Happy Monday, everyone. This week’s anti-MLM post is about a company that went into pre-launch a couple months ago and has since opened up to actual customers after spending nearly 6 weeks signing up distributors. The company is called Elomir and as of right now, the fanfare has subsided. I remember watching a lot of Elomir content from anti-MLM YouTubers and unless I’m living under the rock, it was the first time we saw a new multi-level marketing company operate first as a Ponzi scheme and then as a full-blown MLM company with a product. In this week’s edition of Anti-MLM Mondays, we’re dissecting the company and where it went wrong
Back in July, the first news of Elomir emerged in the MLM world and under the anti-MLM radar. It was a company that was claimed to be founded in 2021 by Toan and Van Nguyen, but it was actually founded by Terry LaCore. His company, LaCore Enterprises, is also the parent company of other MLMs such as Pruvit and Perfectly Posh. Elomir and LaCore Enterprises are based in the Dallas-Fort Worth area, but the Nguyens are in California
Back to the Nguyens, I found an article from the website Behind MLM which did a deep dive on Elomir and the husband and wife team behind it. They are listed as co-founders and Van is listed as the CEO. The article stated that Toan Nguyen is a crypto bro who had been involved in another Ponzi Scheme called DeFinity Fi Academy, which has since been locked behind some sort of a crypto paywall. The couple has also been in several more companies like that for over a decade. For those who have read my crypto bro post, you know that I am not a fan of cryptocurrency, bitcoin, NFTs, and other decentralized blockchain stuff. Already, this was a red flag. And although Toan stays shilling for crypto behind the scenes, his wife Van has been front and center in terms of promoting Elomir and their signature product Axis Klarity. She has also gone live to explain the reason, or lack thereof, why the product hasn’t been keeping up with the supposed demand from distributors and even the customers… if they had any.
Let’s turn the focus to Elomir’s signature product Axis Klarity. It’s billed as a “yellow strip” that is supposed to calm you as soon as you put it on your tongue to dissolve. It’s also supposed to “bypass the digestive tract”, but there’s one problem with that statement… saliva is part of the digestive tract.
Going to the Elomir website and clicking on shop, Axis Klarity (as of this writing) is still the only product listed on the site and it costs US$89 for 3 packs. Back when it first came out, it was available as a 3-pack product with 30 strips each. Production delays meant that everyone who signed up only got 1 out of the 3 packs, with the other 2 to come at a later date. I’m not sure if Elomir held up to that promise, but considering it’s an MLM, I will take it with a grain of salt.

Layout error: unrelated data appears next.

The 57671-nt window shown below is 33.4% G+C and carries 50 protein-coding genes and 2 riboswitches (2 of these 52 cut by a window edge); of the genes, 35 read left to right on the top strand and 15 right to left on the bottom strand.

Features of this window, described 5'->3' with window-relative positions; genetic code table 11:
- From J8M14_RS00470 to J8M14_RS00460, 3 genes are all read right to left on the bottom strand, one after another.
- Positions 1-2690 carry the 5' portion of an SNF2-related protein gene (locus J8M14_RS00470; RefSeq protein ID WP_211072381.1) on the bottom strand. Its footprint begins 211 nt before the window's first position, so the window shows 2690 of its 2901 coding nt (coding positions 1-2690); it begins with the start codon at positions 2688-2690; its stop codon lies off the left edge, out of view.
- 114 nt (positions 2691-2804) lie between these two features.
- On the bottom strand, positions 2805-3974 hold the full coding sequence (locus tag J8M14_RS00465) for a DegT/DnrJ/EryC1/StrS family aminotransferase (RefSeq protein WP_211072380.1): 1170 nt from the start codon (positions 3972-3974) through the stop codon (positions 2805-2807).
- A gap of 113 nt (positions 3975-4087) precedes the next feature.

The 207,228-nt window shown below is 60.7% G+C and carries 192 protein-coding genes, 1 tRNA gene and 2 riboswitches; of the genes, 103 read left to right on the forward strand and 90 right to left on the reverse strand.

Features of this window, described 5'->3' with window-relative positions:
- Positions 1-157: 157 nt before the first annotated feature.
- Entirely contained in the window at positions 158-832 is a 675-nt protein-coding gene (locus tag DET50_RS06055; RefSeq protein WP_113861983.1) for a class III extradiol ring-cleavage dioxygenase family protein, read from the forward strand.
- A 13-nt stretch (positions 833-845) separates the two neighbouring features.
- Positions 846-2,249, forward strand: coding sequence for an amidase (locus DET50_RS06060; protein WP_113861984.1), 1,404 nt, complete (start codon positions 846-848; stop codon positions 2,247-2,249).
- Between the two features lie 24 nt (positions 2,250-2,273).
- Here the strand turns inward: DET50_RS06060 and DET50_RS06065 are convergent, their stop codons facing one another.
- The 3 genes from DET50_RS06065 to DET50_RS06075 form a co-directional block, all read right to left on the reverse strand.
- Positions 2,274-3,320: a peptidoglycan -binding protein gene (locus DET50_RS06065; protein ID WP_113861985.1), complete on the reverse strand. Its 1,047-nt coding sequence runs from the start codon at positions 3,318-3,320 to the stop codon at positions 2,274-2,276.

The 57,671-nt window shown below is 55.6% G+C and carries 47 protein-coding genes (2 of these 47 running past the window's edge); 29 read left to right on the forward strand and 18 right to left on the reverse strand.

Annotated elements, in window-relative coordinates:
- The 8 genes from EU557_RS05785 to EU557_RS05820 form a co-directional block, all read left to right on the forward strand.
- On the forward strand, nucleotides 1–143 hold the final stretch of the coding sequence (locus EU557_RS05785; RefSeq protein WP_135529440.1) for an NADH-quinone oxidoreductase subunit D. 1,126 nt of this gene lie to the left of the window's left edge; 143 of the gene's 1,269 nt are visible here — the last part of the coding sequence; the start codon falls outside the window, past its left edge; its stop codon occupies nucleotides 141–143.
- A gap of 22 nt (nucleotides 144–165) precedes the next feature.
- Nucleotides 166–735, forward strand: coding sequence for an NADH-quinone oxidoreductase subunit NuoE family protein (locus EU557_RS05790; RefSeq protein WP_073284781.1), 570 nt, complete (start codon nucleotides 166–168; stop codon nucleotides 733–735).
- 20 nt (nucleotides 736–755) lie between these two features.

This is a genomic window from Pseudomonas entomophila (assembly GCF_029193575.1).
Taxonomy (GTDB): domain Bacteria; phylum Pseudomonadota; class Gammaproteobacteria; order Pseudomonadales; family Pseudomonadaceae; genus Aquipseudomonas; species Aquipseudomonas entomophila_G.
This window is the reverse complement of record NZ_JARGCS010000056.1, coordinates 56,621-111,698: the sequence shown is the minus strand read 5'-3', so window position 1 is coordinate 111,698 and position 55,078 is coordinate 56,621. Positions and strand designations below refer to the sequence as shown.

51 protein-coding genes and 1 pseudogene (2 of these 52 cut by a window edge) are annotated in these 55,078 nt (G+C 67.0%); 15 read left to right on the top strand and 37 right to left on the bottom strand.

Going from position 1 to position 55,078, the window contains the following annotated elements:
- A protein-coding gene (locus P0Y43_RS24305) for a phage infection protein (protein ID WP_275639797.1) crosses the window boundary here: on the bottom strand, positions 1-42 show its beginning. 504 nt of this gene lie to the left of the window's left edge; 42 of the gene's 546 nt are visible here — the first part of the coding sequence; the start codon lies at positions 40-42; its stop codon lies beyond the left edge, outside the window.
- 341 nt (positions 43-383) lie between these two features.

According to the site, each strip contains 3 simple and effective ingredients that blend and are made by Diffusive Technology, which is exclusive to Elomir. Scrolling a little further and there it is, the three ingredients in each strip. They are:
Curcumin: a substance of Tumeric
NAC: Usually found in onions. This ingredient became a focus of the product
Thiamine: usually found in meats, whole grains, and fish. It’s B1 Vitamin
NAC stands for N-acetyl-cysteine, and it became a focus because the FDA said that dietary supplements can’t contain NAC unless it’s prescribed. It is also the least known ingredient out of the three. As it is technically a drug, huns that have taken the strips on Facebook Live have, and this is with my own eyes, hallucinated. That’s pretty much it. It calms you down, but you also do a million other things, somehow. Some commentators have said it’s akin to taking acid.
#changetheconversation and #hitthestrip
Like many MLM companies, Elomir would have stayed under wraps if it wasn’t for the two hashtags on Instagram… Change the Conversation and Hit the Strip. As of this writing, there are not as many posts as they were at the height of it all. This past summer, especially around the 4th of July and beyond, pictures upon pictures were uploaded by the day of huns taking these yellow strips and placing them on their tongues. That’s not all, though. Since some huns didn’t get their products when Elomir started their pre-launch phase on July 5, they would turn to other items that fit the “yellow strip” bill, like a piece of Kraft’s Cheese, Listerine strips, Fruit Rollup, Post-It Notes (yes, they did that) and so on. And in true MLM fashion, it also includes health claims. I’ll leave you with links to the Elomir flair of the antiMLM subreddit and the Elomir Exposed subreddit that showcased this “phenomenon” and an Instagram post highlighting these claims